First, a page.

A Critique of Carver and White's (1994) Behavioral Inhibition Scale (BIS) for Investigating Lykken's (1995) Theory of Primary Psychopathy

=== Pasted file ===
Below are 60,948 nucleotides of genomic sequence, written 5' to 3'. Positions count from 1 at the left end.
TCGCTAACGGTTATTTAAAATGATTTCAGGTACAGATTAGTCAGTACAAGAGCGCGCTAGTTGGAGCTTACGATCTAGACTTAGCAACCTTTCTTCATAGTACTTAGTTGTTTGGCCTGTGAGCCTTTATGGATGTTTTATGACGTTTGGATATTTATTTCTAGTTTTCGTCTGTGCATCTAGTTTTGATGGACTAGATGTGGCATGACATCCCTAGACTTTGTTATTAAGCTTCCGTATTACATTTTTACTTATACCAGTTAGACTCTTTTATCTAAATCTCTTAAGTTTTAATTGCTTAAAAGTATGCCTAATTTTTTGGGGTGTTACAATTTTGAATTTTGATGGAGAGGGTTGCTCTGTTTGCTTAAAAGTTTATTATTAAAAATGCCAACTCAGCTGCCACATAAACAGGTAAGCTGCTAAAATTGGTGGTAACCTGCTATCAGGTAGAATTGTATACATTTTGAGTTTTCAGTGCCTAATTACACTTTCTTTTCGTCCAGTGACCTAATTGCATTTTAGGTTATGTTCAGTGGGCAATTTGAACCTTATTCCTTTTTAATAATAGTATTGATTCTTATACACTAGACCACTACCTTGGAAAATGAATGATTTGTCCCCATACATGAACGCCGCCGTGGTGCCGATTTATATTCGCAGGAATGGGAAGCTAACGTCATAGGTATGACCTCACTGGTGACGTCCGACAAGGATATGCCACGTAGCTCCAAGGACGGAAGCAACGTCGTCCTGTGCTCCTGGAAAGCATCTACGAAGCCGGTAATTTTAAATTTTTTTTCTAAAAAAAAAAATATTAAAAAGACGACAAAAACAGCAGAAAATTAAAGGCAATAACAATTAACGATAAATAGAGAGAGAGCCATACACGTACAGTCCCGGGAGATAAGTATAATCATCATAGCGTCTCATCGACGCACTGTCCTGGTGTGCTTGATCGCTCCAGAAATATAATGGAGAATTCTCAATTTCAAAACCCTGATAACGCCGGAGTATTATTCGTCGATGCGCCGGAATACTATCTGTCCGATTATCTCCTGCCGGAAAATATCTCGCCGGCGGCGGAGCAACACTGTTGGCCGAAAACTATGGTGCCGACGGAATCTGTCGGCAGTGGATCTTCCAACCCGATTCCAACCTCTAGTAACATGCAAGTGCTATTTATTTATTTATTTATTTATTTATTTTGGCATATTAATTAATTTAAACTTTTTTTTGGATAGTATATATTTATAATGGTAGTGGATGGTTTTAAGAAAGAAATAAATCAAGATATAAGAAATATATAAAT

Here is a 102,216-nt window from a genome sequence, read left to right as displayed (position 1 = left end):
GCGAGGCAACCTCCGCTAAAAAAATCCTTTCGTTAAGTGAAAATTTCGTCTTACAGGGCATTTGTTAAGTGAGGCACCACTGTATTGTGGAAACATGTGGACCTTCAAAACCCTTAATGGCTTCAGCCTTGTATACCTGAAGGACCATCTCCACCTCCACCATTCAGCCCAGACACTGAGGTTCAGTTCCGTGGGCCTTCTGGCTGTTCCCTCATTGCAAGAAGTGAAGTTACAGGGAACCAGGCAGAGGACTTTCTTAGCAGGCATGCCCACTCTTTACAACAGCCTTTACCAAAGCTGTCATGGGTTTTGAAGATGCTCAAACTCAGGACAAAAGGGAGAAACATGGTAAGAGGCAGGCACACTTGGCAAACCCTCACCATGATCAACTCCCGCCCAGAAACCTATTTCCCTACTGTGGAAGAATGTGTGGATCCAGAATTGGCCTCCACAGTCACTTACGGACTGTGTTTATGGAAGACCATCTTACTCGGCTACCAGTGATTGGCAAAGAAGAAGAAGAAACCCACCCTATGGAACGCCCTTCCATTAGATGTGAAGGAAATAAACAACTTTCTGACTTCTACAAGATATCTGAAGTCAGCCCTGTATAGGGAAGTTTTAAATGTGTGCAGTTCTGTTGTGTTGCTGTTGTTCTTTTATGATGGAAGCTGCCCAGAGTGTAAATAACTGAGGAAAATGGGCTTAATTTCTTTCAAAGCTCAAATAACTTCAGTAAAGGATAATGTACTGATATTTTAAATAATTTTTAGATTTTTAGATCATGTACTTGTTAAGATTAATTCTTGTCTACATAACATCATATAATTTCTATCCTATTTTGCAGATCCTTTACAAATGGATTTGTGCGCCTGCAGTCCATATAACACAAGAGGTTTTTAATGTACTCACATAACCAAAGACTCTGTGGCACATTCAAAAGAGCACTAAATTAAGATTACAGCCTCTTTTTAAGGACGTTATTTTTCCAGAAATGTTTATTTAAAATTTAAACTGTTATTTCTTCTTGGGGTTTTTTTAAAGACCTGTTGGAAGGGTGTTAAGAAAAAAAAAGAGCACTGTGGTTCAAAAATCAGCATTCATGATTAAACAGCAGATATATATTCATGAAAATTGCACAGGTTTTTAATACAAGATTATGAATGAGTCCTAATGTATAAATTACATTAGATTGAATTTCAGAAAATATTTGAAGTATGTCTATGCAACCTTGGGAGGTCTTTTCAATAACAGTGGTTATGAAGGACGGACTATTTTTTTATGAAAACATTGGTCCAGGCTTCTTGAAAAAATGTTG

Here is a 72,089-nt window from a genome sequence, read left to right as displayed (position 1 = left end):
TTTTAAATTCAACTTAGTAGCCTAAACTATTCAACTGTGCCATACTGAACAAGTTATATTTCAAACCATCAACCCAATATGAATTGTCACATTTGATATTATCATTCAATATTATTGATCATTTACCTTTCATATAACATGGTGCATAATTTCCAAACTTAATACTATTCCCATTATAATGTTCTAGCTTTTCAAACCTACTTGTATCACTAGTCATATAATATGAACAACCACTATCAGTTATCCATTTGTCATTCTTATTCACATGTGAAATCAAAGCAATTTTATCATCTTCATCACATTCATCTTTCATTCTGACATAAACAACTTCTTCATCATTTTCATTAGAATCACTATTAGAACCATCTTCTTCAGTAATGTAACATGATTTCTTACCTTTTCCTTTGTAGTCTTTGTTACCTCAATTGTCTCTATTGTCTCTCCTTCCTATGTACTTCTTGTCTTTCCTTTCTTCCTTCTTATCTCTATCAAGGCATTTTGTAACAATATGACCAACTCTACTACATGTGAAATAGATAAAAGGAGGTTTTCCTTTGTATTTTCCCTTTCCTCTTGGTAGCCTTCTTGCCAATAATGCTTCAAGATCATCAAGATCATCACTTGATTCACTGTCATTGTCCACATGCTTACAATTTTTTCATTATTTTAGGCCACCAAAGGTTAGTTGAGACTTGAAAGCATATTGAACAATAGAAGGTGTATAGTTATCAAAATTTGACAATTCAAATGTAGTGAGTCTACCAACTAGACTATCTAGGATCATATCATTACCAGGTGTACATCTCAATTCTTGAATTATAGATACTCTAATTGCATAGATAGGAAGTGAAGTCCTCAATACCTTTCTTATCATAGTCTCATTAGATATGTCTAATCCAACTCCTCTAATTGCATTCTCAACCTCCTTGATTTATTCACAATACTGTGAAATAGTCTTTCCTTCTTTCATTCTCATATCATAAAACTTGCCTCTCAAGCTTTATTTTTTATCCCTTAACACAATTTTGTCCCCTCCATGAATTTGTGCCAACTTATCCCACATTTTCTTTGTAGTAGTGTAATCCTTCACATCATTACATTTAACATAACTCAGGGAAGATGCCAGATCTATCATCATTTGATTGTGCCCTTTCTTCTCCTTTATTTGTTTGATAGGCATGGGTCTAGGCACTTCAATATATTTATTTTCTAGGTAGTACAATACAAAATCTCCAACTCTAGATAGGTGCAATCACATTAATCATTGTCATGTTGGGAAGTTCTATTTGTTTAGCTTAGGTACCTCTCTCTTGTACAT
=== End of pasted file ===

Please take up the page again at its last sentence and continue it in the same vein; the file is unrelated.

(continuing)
In a 1995 monograph, Lykken asserted that an innate fearless temperament underpins the development of primary psychopathy as described by Cleckley (1941). To embed this insight in a larger theory of behavior, Lykken embraced constructs from Gray’s (1982) reinforcement sensitivity theory (RST). Specifically, he hypothesized that in primary psychopaths the behavioral inhibition system (BIS) lacks normal sensitivity to cues of conditioned punishment or non-reward. Subsequent researchers have embraced Carver and White’s (1994) BIS scale as the instrument of choice for testing Lykken’s theory of primary psychopathy, a practice that this review calls into question. We note (a) a dearth of research using the BIS scales in offender samples, where more psychopathic individuals are likely to be found and (b) limited BIS scale coverage of the functions attributed to the behavioral inhibition system in RST. In addition, (c) we review literature suggesting that rather than assessing the fear sensitivity function critical to Lykken’s theory, the BIS scale instead functions primarily as an index of negative emotionality. We recommend a moratorium on the use of the BIS scale to test Lykken’s theory of primary psychopathy.